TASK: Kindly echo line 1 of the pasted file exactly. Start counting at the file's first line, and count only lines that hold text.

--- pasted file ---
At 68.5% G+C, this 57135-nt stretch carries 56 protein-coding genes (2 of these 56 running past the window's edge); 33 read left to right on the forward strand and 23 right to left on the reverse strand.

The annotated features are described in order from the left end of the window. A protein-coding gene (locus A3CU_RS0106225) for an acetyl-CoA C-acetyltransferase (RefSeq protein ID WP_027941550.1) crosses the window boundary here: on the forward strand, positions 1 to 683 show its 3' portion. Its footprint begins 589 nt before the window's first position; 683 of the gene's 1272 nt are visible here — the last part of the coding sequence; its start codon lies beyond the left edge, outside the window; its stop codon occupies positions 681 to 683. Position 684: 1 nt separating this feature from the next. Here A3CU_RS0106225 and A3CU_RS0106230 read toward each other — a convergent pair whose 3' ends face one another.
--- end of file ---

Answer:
At 68.5% G+C, this 57135-nt stretch carries 56 protein-coding genes (2 of these 56 running past the window's edge); 33 read left to right on the forward strand and 23 right to left on the reverse strand.